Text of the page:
My series 'Anatomy of a Lumia photo' (here's #1) has proved popular, even though I cheated with the HP Elite x3 instead for #2. #3 had a lovely clock, #4 was all about framing, in #5, I got down and dirty with nature, in #6 I had a rosy dilemma to solve, and in #7 I took a satisfying low light snap in appalling weather. In #8, I got extremely close to an impressive moth, in #9 Andrew Elliott was in Budapest at night, in #10, I was shooting in early morning sun, in #11, I shot 'wide', with a little help from Panorama mode, in #12 I kept repositioning and zooming until I got a water fountain just right and in #13, Jeff Appleton got a good look at The Northern Lights. Then, rounding off the series for its previous run (in 2017) was #14, looking at a glowing tower.
Resuming in 2019 and widening the series out to photos from any smartphone, here's #15, looking at framing a waterfall and pond, #16, steaming to the seaside with angles and perspectives, #17, 'Remembrance', creatively shooting a Remembrance Day display at night, in #18 I returned to the graveyard featured in #18, but this time with oodles of December fog to add atmosphere, in #19 I went walking in a Bluebell wood, in #20 I used a lens trick to overcome shallow DoF, and in #21 I played with healing a cinematic zoom(!)
In this feature, I was out with family at Waddesdon Manor at their annual Christmas bash, with the main building lit up moodily, and noted that it took several tries to capture the character of the rather impressive building. There's just so much detail on its frontage - very impressive. But how best to capture it in a single image? (I know, I know, the answer is to capture lots of photos, but the example here does hopefully make for an interesting tutorial feature.)
I had with me the iPhone 12 Pro Max and Pixel 6 Pro, and took a roughly equal number of photos with each. See the in-line notes on the latter below where appropriate.
Obviously, we were visiting late in the day, in low light, with a 'light trail' to go round when it was a bit darker still. Here's the building in question, and my first snap, viewed from about 100m (i.e. it's big!) and taken on the Pixel:
Now, although this is a perfectly fine snap to show someone, there's actually a huge amount of fine and interesting detail on the building and I'd like my 'single photo' to show more of it. Somehow.
My first try and getting closer was to move to the edge of the grass and try the iPhone's wide-angle camera:
Despite the general Internet's fondness for 'ultra-wide' cameras, I do find them a bit of a gimmick - verticals are always a problem, despite software attempts to fix them. You'll get the idea from the attempt above.
The other trick when faced with something really, really large (other than moving further away, as in the first shot above) is to use the 'pano' (rama) function on any given smartphone. In fact, the iPhone generally takes wonderful panoramas, but while landscapes might look OK, the necessary optical distortion that doesn't show up in grassy fields, hills, and mountains, shows up all too obviously if the subject is closer than a few hundred metres. As is the case here:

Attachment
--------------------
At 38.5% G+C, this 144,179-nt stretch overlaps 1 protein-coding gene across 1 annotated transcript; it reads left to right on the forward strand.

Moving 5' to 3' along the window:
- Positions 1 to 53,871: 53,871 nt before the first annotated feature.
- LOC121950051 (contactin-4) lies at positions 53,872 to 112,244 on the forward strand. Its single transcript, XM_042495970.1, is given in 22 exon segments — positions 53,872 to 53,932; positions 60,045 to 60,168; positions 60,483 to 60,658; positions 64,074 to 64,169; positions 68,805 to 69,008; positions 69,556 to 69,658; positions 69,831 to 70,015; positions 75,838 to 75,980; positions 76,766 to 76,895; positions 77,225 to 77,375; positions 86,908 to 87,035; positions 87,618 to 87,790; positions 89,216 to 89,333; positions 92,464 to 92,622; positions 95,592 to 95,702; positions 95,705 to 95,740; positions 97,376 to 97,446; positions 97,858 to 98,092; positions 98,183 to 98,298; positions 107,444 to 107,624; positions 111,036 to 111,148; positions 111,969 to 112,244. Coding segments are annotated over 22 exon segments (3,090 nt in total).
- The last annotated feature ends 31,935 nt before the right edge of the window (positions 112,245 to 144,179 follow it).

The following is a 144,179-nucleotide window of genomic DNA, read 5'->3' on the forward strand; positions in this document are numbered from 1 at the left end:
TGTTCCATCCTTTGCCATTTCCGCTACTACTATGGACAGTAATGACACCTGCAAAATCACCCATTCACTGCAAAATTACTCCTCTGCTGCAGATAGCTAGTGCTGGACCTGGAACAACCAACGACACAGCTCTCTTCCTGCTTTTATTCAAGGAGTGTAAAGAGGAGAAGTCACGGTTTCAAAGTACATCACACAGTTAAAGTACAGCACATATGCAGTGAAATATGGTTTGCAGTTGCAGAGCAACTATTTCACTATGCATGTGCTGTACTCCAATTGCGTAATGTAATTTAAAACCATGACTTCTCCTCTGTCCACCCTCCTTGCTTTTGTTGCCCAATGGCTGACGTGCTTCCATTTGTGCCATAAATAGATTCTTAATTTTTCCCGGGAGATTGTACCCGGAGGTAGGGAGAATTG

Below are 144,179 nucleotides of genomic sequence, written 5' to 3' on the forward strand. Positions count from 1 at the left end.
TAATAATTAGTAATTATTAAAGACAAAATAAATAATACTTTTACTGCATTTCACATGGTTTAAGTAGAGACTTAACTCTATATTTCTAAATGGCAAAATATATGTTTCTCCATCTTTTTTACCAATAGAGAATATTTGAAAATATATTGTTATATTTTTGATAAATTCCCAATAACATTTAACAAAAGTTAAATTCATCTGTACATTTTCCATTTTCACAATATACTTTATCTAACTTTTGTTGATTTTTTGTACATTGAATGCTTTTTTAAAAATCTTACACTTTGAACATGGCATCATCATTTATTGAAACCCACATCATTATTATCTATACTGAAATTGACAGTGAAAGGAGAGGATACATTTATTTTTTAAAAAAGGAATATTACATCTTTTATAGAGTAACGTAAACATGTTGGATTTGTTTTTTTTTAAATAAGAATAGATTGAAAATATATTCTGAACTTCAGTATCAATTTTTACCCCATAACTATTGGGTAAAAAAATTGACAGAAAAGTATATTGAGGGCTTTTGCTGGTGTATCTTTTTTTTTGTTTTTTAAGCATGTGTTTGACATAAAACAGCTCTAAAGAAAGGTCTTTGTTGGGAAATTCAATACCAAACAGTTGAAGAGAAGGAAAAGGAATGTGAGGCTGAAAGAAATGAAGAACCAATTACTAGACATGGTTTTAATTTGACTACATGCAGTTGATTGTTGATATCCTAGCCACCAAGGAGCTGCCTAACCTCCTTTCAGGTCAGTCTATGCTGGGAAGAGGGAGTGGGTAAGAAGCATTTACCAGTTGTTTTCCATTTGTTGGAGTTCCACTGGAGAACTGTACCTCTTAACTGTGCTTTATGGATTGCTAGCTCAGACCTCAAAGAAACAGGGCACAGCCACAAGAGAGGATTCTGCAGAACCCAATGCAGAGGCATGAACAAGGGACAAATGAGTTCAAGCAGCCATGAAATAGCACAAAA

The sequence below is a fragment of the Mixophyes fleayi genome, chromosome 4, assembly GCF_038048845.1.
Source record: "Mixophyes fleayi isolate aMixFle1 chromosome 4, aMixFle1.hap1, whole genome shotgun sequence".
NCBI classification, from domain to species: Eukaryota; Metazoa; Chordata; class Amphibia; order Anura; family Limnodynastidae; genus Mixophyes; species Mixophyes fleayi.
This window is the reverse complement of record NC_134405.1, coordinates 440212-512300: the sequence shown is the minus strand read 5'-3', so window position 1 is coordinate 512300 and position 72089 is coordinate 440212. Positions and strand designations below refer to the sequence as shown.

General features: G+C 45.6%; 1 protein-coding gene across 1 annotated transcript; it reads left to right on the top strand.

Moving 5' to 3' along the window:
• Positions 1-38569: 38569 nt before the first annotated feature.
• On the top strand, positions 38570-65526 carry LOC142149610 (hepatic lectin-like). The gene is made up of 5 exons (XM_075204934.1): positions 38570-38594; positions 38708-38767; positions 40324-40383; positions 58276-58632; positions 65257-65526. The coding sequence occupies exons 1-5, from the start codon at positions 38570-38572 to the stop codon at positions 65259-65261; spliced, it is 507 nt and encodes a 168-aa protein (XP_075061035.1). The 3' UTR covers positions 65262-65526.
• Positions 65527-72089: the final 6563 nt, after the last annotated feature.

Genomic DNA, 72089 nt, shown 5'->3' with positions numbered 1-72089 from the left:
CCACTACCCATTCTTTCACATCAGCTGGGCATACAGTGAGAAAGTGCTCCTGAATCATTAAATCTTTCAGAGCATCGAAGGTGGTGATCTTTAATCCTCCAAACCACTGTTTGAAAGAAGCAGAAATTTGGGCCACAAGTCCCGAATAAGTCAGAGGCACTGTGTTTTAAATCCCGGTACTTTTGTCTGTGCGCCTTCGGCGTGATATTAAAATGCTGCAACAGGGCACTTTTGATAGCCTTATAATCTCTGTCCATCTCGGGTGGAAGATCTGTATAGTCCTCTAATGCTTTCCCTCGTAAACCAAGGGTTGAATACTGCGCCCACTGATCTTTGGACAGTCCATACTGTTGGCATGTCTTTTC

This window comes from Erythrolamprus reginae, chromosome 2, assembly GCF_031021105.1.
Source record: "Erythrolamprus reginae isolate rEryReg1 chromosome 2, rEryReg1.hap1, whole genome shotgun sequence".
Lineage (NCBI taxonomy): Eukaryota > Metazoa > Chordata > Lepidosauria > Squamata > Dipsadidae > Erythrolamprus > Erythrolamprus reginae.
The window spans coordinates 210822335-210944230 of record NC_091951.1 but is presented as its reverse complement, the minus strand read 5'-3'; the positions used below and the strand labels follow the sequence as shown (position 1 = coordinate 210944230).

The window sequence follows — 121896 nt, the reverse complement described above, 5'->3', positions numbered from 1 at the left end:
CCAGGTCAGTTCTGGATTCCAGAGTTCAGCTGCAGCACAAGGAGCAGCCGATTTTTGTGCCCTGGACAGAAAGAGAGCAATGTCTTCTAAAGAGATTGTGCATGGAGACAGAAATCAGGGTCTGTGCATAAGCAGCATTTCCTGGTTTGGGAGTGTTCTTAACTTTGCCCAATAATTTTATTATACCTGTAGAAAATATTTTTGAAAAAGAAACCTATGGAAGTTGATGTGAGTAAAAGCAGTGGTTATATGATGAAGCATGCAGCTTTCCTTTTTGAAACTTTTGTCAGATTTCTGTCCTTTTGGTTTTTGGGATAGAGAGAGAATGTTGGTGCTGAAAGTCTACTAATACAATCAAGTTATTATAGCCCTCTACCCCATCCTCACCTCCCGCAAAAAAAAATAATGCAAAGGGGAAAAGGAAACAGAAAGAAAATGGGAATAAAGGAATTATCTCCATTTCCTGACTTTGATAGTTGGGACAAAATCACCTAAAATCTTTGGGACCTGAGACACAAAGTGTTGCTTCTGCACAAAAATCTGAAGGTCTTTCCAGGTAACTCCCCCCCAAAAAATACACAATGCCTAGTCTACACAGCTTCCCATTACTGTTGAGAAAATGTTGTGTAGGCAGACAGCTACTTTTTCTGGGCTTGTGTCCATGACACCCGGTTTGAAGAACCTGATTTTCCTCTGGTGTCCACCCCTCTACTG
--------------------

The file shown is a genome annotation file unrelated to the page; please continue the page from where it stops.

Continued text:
My final trick is to try and shoot at an oblique angle, again on the iPhone, getting more of the frontage in for a given shooting angle. I was hampered in this case by people milling around, so was restricted in where I stood. But you'll get the idea from this extra snap:
Pretty atmospheric and with good detail, the iPhone 12 Pro Max is a terrific low light shooter, but there's still no way to get everything in. Which is the titular decision - do I step back and back in order to get an overview or do I try to get the character of the building by capturing the incredible masonry detail?
You've seen the overall shot, right at the top, but while the building looks impressive, you'd have to view the photo on a giant screen in order to actually see the fancy stonework. I switched back to the Pixel 6 Pro and snapped again just off to the centre point:
Similar in feel to the iPhone's oblique attempt. So let's take advantage of the Pixel's excellent 4x telephoto and see how much detail is in the frame:
Pretty decent detail considering the low light levels, but the problem here is that 4x zoom is just too much, you're optically too close. This is something I keep ranting about when smartphones come with 5x or 10x telephoto lenses. All very impressive for snapping a squirrel at 50m or a church tower at 250m, but very impractical for every day snaps. Like this one.
OK, let's try the Pixel 6 Pro's '2x' preset, using cropping on the main sensor*:
* The asterisk is because this was at the start of my Pixel 6 Pro review period and I didn't yet know that Google's Super Res Zoom system (multiple frames all nudged to one side by fractions of a sensor pixel) didn't work on it, or at least not yet... I'm waiting on updates! Having said that, the result at 2x isn't too terrible - it's anything over 2x and less than 3.9x that's a disaster.
Now this works really well, I contend. There's enough of the building to get a sense of size and majesty, yet we're close enough to look across the frame and think "Whoa, those textures and carvings!"
If this sequence of examples has been a little 'train of thought', it's because this is what I was thinking during the couple of minutes when I took the photos. If there's a takeaway it's not that you don't always have to 'get everything in' if it means losing so much detail that the subject ceases to become interesting.
Or maybe you do. It's very subjective and comments are most welcome!
PS. Note that the original image is available online here, Pixel zoom-warts and all, if you're interested.